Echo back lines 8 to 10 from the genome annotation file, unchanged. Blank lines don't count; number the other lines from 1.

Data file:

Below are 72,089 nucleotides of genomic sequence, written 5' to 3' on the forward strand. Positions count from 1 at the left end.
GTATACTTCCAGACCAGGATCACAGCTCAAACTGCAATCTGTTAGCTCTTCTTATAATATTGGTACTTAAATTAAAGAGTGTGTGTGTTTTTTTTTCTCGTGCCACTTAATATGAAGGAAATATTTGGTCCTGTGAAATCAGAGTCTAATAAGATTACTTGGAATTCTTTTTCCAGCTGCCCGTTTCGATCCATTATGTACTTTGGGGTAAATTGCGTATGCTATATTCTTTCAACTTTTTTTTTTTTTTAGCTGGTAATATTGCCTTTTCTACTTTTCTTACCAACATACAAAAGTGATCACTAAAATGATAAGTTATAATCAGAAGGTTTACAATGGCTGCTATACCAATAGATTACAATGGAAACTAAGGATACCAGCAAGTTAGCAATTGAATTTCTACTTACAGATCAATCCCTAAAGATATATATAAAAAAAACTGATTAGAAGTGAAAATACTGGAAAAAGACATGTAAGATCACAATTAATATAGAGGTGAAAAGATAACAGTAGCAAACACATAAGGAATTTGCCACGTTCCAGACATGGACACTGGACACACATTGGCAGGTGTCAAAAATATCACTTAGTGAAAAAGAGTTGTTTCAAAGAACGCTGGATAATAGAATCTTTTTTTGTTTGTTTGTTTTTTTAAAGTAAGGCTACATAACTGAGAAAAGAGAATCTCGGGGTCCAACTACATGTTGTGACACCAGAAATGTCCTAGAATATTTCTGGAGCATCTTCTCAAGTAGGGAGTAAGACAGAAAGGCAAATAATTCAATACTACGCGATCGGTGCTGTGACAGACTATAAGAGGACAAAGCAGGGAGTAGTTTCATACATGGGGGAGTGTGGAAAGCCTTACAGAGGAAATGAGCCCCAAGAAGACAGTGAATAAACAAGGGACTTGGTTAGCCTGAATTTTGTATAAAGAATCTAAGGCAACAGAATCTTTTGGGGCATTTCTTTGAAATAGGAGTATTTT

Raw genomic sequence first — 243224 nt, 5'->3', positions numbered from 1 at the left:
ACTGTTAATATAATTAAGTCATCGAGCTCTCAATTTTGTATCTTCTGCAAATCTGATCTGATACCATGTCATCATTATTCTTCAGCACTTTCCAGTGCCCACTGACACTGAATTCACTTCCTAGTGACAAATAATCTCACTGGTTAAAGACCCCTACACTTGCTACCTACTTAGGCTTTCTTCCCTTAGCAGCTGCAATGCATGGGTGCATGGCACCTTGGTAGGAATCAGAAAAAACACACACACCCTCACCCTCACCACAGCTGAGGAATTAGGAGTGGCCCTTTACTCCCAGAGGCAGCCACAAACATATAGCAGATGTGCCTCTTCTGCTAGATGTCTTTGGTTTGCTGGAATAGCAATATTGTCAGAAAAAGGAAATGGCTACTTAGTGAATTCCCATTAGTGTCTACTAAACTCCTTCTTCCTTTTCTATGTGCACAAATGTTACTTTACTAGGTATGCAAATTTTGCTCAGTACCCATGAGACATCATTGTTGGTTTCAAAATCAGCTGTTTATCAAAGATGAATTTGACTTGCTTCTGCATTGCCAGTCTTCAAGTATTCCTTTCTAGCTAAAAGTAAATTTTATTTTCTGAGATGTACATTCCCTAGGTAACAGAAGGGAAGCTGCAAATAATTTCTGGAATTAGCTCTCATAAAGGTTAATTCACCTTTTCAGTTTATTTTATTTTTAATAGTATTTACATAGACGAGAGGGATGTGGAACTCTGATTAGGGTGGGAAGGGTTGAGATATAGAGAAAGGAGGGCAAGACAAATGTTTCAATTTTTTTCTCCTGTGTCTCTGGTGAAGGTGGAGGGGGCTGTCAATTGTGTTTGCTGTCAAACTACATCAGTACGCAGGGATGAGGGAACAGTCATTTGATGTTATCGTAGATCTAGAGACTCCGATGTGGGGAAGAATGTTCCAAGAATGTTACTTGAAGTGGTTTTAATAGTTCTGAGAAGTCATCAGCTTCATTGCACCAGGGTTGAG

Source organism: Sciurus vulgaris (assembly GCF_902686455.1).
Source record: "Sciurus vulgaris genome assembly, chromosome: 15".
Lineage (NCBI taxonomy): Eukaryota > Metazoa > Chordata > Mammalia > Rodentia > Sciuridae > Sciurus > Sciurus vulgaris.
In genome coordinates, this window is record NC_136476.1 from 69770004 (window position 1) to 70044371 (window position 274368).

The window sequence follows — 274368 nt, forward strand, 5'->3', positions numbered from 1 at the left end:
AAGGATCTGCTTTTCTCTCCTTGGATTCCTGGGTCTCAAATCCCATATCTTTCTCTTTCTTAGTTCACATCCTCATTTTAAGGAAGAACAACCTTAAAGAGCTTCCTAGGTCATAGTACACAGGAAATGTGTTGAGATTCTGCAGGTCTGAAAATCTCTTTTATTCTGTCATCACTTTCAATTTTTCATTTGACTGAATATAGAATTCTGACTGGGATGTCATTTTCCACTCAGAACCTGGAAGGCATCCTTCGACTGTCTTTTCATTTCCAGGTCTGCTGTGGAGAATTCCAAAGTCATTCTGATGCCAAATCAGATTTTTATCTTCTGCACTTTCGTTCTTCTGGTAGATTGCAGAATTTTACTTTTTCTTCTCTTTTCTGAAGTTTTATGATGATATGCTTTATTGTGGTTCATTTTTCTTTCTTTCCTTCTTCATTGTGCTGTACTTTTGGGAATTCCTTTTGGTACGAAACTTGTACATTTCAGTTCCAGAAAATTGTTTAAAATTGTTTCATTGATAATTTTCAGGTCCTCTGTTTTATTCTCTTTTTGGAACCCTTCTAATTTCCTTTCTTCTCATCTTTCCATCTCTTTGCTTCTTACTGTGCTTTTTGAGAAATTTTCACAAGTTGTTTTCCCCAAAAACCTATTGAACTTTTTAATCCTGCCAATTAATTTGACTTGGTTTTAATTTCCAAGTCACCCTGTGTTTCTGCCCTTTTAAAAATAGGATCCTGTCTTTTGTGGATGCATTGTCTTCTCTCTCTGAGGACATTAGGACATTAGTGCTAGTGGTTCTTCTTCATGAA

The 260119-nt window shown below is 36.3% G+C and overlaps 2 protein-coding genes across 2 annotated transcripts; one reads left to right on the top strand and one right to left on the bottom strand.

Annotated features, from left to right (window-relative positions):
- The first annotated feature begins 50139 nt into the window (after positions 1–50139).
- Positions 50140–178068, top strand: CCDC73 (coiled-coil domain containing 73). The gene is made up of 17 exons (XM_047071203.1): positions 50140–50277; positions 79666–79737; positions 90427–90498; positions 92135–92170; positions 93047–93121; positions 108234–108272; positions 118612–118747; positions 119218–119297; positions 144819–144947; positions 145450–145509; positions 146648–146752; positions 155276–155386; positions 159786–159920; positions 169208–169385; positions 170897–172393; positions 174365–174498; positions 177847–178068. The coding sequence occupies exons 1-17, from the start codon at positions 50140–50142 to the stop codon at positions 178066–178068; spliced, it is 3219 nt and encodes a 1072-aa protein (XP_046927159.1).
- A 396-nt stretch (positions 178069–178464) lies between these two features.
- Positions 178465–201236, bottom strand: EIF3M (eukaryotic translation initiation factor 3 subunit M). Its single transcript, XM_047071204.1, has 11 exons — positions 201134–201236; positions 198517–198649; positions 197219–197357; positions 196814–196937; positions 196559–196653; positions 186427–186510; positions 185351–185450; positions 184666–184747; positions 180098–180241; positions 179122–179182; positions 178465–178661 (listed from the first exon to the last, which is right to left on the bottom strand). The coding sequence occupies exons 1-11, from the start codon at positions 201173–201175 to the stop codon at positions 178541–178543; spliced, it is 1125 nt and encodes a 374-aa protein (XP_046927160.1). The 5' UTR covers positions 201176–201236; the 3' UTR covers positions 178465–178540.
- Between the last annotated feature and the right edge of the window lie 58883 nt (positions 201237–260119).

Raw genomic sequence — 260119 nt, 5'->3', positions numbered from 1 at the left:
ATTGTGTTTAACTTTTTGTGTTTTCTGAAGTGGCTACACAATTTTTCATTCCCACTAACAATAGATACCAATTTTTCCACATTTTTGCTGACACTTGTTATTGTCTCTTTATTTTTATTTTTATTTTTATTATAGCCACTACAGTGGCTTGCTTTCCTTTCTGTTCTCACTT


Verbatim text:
In genome coordinates, this window is record NC_136476.1 from 69770004 (window position 1) to 70044371 (window position 274368).

The window sequence follows — 274368 nt, forward strand, 5'->3', positions numbered from 1 at the left end:
AAGGATCTGCTTTTCTCTCCTTGGATTCCTGGGTCTCAAATCCCATATCTTTCTCTTTCTTAGTTCACATCCTCATTTTAAGGAAGAACAACCTTAAAGAGCTTCCTAGGTCATAGTACACAGGAAATGTGTTGAGATTCTGCAGGTCTGAAAATCTCTTTTATTCTGTCATCACTTTCAATTTTTCATTTGACTGAATATAGAATTCTGACTGGGATGTCATTTTCCACTCAGAACCTGGAAGGCATCCTTCGACTGTCTTTTCATTTCCAGGTCTGCTGTGGAGAATTCCAAAGTCATTCTGATGCCAAATCAGATTTTTATCTTCTGCACTTTCGTTCTTCTGGTAGATTGCAGAATTTTACTTTTTCTTCTCTTTTCTGAAGTTTTATGATGATATGCTTTATTGTGGTTCATTTTTCTTTCTTTCCTTCTTCATTGTGCTGTACTTTTGGGAATTCCTTTTGGTACGAAACTTGTACATTTCAGTTCCAGAAAATTGTTTAAAATTGTTTCATTGATAATTTTCAGGTCCTCTGTTTTATTCTCTTTTTGGAACCCTTCTAATTTCCTTTCTTCTCATCTTTCCATCTCTTTGCTTCTTACTGTGCTTTTTGAGAAATTTTCACAAGTTGTTTTCCCCAAAAACCTATTGAACTTTTTAATCCTGCCAATTAATTTGACTTGGTTTTAATTTCCAAGTCACCCTGTGTTTCTGCCCTTTTAAAAATAGGATCCTGTCTTTTGTGGATGCATTGTCTTCTCTCTCTGAGGACATTAGGACATTAGTGCTAGTGGTTCTTCTTCATGAA